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Boulogne.

ing the streets a gay and lively face. Boulogne is a remarkably clean and orderly place, and in this respect forms a strong contrast to its rival, Calais. It is a famous sea-bathing place, and, during the summer, English residents and visiters form one third of the whole population. Indeed, the town is very ä l'Anglaise-more so, they say, than any other in France. But still there is enough to remind a novice that he is really in another country-in the old world. The military on the docks and in every street; the poor women, bare-footed and bare-headed, performing the labor of beasts of burthen, being in fact, the public porters, and thankful for the chance of carrying your luggage for a few sous; the incessant jabbering in a strange tongue, (strange, alas! to me,) for even the children here, as one sugely remarked, 'talk very good French; the streets without side-walks, and the pictur., esque figures in them; the immense clumsy diligences, arriving and setting off in cautious pace; the street. harpists and music-grinders, (of which we have abundant specimens ;) and sundry other petitioners for your spare change, greeting you in pathetic and musical tones at every turn of the street. The hotels form about one-fourth of all the buildings of the town, and are all crowded. Mine host has a summer pavilion on the banks of the sea, commanding an extensive view of the English coast, etc., and very similar to that at Rockaway, (L. I.,) and to this we are sent in a barouche to dine at the table d'hote, in a large airy hall, which accommodates one hundred or more. The company to-day being mostly English, seemed rather

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awkward in this novel mode of dining; and there was no general conversation at the table. My neighbor, a raw Berkshire youth, stared with astonishment when he found I was not English, and still more so that I was an American, the first he had ever seen;' and he looked on me with something of the curiosity that one would inspect an ourang-outang. The shore before the pavilion is covered with little bathing-cars, which are drawn into the water by horses, and there is a handsome assembly-hall near by, for the bathers. After dinner, walked up to the 'barriers' or ramparts, which surround an elevated part of the city, and serve both for fortification and a public promenade. The view from them is very fine.

Friday. A rainy day, and the review and ceremonies in the church are given up. Strangers at the hotels have been invited by the mayor to a grand ball at the 'Salle du Spectacle,' or theatre, this evening. A band of music at the pavilion at dinner. Went to the theatre; great crowd, nine-tenths spectators; much like our Masonic Hall balls, except that there was no room to dance. The élite of the town displayed their best, but the majority were English. It was to be très selecte, and has been the town-talk for a week; yet my companion said, with great surprise, that of one of the prettiest of the dancers he had bought his gloves. Made an appointment to meet him at Amien's cathedral at five A. M.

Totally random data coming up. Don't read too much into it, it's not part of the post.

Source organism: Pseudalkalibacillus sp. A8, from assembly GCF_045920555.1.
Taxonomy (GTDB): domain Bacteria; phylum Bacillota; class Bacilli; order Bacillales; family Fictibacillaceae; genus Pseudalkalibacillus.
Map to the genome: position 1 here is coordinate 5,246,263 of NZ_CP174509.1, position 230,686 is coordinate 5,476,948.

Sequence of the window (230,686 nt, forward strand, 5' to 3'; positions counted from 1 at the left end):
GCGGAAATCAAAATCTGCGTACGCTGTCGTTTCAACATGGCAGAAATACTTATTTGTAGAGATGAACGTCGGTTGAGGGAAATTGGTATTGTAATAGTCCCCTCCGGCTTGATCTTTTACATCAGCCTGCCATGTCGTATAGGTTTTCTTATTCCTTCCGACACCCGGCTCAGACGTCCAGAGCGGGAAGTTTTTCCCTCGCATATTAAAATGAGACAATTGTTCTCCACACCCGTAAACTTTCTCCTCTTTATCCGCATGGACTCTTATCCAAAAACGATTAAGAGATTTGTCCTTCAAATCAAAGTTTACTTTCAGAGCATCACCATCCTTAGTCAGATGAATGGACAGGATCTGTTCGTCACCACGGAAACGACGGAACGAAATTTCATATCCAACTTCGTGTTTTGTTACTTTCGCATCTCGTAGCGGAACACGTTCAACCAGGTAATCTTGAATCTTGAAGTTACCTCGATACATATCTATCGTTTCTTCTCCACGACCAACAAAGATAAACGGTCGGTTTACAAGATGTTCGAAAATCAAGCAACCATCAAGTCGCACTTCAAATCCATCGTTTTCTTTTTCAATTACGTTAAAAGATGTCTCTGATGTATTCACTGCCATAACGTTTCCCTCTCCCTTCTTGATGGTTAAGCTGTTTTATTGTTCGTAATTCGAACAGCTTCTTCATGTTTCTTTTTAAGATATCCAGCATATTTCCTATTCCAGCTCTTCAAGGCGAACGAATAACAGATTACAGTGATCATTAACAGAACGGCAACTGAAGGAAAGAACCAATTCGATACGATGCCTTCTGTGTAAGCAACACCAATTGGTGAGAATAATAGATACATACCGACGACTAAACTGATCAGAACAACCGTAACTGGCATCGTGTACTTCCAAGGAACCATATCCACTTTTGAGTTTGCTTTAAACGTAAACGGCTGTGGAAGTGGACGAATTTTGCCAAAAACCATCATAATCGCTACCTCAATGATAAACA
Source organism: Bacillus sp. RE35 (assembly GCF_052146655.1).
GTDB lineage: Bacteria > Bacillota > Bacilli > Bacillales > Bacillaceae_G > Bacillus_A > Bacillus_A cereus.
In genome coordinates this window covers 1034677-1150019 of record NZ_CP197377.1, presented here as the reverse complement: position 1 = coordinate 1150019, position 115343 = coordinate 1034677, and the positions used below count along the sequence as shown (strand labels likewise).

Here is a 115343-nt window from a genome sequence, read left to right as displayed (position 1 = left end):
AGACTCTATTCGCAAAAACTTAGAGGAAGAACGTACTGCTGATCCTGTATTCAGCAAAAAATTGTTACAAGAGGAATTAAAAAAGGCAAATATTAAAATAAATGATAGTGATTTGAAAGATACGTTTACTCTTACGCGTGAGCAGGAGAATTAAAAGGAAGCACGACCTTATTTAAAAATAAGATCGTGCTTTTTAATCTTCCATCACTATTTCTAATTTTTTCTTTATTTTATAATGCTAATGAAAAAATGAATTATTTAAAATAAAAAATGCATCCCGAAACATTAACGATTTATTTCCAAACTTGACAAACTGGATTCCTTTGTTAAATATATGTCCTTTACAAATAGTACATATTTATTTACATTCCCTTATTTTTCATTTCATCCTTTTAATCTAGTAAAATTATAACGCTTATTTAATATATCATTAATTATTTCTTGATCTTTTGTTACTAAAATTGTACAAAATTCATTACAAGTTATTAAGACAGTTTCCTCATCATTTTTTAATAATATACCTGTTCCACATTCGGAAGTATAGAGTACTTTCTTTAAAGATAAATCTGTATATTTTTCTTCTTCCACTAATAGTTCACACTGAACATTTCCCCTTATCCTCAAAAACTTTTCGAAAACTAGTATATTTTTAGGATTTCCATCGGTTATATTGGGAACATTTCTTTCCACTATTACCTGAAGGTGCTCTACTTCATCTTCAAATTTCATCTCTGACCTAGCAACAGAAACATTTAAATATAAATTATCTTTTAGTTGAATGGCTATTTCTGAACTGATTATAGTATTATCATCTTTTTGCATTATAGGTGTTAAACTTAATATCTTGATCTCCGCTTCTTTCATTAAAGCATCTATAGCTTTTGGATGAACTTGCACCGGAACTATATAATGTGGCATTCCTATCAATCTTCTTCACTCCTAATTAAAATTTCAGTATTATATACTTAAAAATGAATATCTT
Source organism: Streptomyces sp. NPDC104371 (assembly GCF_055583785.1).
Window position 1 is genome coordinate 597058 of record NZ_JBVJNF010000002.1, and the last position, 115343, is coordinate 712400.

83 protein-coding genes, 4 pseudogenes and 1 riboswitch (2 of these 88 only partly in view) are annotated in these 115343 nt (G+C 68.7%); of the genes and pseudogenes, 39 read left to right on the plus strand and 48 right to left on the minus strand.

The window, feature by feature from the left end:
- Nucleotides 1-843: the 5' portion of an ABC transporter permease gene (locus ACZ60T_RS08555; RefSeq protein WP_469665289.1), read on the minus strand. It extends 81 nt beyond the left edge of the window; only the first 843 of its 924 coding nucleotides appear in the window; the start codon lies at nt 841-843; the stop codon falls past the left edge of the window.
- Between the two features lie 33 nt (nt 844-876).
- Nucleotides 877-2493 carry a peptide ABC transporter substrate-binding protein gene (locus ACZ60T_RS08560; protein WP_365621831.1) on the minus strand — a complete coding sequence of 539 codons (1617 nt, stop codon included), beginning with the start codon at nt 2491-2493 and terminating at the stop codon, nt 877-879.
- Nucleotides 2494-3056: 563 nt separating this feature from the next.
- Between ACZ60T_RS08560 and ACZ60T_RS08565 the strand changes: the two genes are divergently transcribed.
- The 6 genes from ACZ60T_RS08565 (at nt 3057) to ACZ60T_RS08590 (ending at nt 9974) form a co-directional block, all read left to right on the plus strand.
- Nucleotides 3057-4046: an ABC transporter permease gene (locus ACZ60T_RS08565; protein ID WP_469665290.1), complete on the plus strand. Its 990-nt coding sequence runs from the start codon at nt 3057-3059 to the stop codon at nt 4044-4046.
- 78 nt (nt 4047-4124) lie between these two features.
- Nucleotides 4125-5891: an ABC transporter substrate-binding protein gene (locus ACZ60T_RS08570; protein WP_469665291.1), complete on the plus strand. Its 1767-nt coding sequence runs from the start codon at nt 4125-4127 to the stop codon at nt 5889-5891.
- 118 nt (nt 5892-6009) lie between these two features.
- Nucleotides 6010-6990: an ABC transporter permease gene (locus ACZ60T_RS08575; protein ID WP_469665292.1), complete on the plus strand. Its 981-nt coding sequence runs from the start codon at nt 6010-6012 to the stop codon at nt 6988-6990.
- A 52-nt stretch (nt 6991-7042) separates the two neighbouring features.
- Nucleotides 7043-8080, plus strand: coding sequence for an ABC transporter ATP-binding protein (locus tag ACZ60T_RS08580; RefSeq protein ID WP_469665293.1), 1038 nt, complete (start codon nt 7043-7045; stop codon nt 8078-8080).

Saturday.-A most vexatious mistake of my own has lost me my seat again, and I must endure idleness and ennui, in this purgatory, twenty-four hours longer. Hor

Ride from Boulogne to Paris.

rors! What shall I do? Wandered into a museum, and killed an hour. Bought 'Diary of Desennuyée;' miserable trash! Changed it for Mrs. Trollope's Paris and the Parisians;' precious little better. The longest day I have known these two years.)

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August 31st.-Found myself actually mounted on the rotonde of a French diligence, and proceeding, at the pace of six or seven miles an hour, toward Paris. Splendid morning; and the roads are thoroughly sprinkled by the late rain. The diligences of this line have been recently modified a-l'Anglaise, but they are yet far inferior in neatness and expedition. This one has two outside rear seats, or the rotonde; the banquette, over the conducteur's seat in front; and the interior, divided into three apartments. The front is called the coupè, and is the highest price. The conducteur is a respectable personage, who overlooks the whole team, delivers the passports, etc., and the fee to him, and the postilion, is always regular, and paid in advance. (The fees to waiters at hotels in France are always charged in the bills; so there is one annoyance well rid of.)